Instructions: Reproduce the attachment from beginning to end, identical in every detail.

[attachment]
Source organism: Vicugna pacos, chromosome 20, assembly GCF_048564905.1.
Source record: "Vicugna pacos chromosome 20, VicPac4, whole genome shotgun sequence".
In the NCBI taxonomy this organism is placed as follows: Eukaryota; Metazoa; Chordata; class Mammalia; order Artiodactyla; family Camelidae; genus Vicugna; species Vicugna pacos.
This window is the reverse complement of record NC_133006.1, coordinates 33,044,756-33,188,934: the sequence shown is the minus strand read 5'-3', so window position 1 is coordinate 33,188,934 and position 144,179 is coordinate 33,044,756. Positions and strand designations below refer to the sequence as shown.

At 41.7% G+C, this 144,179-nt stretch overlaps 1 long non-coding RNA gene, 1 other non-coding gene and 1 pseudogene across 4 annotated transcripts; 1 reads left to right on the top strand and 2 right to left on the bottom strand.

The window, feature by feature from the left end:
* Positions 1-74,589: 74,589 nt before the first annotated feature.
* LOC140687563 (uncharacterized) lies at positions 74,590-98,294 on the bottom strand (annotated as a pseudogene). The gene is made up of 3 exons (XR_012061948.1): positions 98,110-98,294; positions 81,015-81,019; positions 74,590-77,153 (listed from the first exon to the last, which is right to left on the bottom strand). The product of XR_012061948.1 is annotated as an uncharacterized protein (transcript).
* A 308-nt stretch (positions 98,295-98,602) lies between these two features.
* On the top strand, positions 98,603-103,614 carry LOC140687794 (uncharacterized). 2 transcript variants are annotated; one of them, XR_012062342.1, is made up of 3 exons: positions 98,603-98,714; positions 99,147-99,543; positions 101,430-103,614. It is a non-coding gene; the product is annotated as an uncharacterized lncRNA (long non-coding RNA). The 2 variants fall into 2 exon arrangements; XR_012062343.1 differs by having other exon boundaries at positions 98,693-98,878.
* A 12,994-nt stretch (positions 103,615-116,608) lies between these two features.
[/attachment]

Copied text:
Source organism: Vicugna pacos, chromosome 20, assembly GCF_048564905.1.
Source record: "Vicugna pacos chromosome 20, VicPac4, whole genome shotgun sequence".
In the NCBI taxonomy this organism is placed as follows: Eukaryota; Metazoa; Chordata; class Mammalia; order Artiodactyla; family Camelidae; genus Vicugna; species Vicugna pacos.
This window is the reverse complement of record NC_133006.1, coordinates 33,044,756-33,188,934: the sequence shown is the minus strand read 5'-3', so window position 1 is coordinate 33,188,934 and position 144,179 is coordinate 33,044,756. Positions and strand designations below refer to the sequence as shown.

At 41.7% G+C, this 144,179-nt stretch overlaps 1 long non-coding RNA gene, 1 other non-coding gene and 1 pseudogene across 4 annotated transcripts; 1 reads left to right on the top strand and 2 right to left on the bottom strand.

The window, feature by feature from the left end:
* Positions 1-74,589: 74,589 nt before the first annotated feature.
* LOC140687563 (uncharacterized) lies at positions 74,590-98,294 on the bottom strand (annotated as a pseudogene). The gene is made up of 3 exons (XR_012061948.1): positions 98,110-98,294; positions 81,015-81,019; positions 74,590-77,153 (listed from the first exon to the last, which is right to left on the bottom strand). The product of XR_012061948.1 is annotated as an uncharacterized protein (transcript).
* A 308-nt stretch (positions 98,295-98,602) lies between these two features.
* On the top strand, positions 98,603-103,614 carry LOC140687794 (uncharacterized). 2 transcript variants are annotated; one of them, XR_012062342.1, is made up of 3 exons: positions 98,603-98,714; positions 99,147-99,543; positions 101,430-103,614. It is a non-coding gene; the product is annotated as an uncharacterized lncRNA (long non-coding RNA). The 2 variants fall into 2 exon arrangements; XR_012062343.1 differs by having other exon boundaries at positions 98,693-98,878.
* A 12,994-nt stretch (positions 103,615-116,608) lies between these two features.